I found a little treasure in my woodpile I’d forgotten about. A chunk of pine burl I got from my grandfather that I’d set aside a long time ago. Burl had such beautiful figuring, and every one, in fact, every slice is vastly different.
I still have some of the wood jewellery boxes that my grandfather made, in which he used bookmatched slices of walnut burl to decorate the lids. He passed on before I really got serious as a potter, so I never had a chance to show him any of my work. I think he’d have gotten a kick out of these lids.
One of my customers who is a silversmith came by the other day to make
an order for ceramic boxes for his handmade wedding band sets. Said he
was tired of handing his work over to couples in the standard felt box,
and wants something to distinguish his work from everyone else's work.
These are the prototype boxes, one with feet, one without.
They are slab and coil pinch pots, and reflect the wood figure from the
bats () they were constructed on. Mouth is about 6cm across. They will
be presented with shifuku (protective cloth) inside signed wood boxes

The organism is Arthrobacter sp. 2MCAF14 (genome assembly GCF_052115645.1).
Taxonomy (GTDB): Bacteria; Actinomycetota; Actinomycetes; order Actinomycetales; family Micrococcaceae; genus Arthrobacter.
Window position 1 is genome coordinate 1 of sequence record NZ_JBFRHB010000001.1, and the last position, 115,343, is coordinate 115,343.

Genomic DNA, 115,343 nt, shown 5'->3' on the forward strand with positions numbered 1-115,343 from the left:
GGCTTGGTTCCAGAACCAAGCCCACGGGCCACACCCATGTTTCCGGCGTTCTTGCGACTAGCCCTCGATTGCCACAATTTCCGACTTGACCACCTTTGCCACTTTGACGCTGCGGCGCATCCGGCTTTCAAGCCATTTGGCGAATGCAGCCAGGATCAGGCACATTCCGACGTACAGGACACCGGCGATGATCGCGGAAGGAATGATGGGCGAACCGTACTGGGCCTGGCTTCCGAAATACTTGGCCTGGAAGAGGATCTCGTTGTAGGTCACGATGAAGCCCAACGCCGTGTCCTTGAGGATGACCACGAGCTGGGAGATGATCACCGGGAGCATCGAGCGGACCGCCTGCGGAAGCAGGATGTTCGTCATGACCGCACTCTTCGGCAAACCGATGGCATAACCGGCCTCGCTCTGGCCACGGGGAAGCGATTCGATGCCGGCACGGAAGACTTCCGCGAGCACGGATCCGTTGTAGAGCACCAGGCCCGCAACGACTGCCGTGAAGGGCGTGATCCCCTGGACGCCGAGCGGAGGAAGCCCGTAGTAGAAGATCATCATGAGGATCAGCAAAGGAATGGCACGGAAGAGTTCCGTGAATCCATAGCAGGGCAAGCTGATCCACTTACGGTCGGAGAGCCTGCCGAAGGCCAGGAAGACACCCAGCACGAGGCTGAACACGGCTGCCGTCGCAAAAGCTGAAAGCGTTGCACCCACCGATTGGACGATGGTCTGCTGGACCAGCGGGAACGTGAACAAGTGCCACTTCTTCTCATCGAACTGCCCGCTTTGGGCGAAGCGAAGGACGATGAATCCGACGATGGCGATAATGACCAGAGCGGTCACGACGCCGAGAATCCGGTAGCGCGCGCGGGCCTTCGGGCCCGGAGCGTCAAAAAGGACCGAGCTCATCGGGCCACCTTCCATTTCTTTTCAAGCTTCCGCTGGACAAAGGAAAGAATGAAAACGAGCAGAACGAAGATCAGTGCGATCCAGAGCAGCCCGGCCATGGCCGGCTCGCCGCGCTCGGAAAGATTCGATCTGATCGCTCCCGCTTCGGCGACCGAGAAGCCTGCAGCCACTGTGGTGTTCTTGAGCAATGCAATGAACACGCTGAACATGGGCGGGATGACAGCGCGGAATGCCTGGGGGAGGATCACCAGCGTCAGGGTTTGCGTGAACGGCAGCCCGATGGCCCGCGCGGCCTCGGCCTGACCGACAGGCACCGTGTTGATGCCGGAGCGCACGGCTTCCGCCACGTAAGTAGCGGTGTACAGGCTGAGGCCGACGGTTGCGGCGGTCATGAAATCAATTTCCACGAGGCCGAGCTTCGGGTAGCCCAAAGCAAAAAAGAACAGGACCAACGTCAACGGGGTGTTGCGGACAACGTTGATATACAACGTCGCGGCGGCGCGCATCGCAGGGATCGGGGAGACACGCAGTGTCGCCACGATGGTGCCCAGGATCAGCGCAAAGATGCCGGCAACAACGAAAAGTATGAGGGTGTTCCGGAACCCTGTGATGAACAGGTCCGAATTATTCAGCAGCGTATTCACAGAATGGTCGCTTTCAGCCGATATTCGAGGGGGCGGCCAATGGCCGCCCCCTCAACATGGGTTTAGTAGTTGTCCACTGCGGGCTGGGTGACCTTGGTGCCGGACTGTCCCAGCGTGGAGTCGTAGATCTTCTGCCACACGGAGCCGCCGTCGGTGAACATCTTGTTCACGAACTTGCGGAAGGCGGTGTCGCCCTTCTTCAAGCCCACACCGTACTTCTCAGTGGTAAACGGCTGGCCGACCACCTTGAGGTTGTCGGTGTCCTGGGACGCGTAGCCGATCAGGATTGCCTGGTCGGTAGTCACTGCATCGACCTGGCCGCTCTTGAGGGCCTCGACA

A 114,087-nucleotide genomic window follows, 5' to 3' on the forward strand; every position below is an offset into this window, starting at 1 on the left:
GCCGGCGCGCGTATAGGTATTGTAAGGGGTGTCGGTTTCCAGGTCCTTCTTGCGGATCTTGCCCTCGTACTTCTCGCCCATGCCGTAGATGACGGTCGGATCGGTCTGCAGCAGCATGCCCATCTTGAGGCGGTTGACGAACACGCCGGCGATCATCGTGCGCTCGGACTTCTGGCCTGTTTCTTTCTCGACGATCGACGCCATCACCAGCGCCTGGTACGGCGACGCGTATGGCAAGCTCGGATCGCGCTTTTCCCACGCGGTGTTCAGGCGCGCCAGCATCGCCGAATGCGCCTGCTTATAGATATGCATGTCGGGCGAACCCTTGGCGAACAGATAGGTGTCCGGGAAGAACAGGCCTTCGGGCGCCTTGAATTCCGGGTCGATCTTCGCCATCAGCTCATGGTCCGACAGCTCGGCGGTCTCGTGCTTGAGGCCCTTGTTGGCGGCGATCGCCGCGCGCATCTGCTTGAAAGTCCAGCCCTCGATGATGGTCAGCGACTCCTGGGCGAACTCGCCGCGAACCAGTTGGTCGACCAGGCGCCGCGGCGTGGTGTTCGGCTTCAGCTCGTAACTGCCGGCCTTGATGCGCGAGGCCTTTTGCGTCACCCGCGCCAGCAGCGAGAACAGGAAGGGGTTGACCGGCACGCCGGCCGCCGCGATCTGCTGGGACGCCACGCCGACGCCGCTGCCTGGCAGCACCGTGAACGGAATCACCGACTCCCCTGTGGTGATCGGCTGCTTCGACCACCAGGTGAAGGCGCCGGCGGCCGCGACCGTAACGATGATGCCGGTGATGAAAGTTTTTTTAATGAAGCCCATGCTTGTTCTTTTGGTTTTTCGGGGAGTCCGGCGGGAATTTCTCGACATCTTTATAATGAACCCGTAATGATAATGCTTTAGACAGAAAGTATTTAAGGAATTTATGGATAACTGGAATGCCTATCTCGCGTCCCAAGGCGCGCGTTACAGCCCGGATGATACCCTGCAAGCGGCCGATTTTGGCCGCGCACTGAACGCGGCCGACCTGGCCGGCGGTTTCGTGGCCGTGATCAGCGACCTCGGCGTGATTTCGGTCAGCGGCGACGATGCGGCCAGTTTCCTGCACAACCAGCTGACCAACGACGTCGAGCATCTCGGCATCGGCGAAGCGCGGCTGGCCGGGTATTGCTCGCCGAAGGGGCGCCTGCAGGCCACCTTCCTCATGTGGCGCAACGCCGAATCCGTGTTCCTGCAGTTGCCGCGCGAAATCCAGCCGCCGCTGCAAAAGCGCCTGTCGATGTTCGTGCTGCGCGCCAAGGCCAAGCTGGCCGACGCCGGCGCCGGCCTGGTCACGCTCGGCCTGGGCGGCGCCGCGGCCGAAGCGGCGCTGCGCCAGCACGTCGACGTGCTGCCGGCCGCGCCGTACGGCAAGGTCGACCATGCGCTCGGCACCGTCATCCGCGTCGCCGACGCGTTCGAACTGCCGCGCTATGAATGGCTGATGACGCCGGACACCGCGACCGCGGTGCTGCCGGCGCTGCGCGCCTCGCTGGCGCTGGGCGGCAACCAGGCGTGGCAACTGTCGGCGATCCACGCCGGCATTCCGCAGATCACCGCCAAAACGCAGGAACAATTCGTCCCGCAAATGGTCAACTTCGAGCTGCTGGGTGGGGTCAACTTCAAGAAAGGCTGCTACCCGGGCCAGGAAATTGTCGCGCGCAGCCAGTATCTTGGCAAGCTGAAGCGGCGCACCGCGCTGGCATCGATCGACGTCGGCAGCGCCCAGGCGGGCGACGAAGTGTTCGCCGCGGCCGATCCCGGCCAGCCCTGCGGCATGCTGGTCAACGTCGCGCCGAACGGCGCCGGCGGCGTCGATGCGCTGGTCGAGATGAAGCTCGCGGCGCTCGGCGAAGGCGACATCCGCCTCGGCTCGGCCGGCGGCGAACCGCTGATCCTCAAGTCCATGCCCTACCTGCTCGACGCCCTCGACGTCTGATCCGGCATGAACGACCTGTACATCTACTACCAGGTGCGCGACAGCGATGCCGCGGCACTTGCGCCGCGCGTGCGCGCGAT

with tie cords.
I like his idea because the rings will now be in a useful item, rather
than a throwaway felt box. They can use the box to hold their wedding
bands, or other small valuables, and the box itself has value to the
customer. Not to mention the fact that every time my customer sells a
wedding band set, I sell a box. : )
in Taku, Japan
Here is another lid I made this morning for a small Kuro Oribe jar. The
glaze is a green oribe, but with some adjustments it ended up with too
much alumina and the color got rather dark. This combined with putting
it on a iron rich clay body made it a mottled greenish black. I didn't
think the pink ivory would be so pink. After getting the oil, it's
almost red. It's all natural color, I didn't stain it.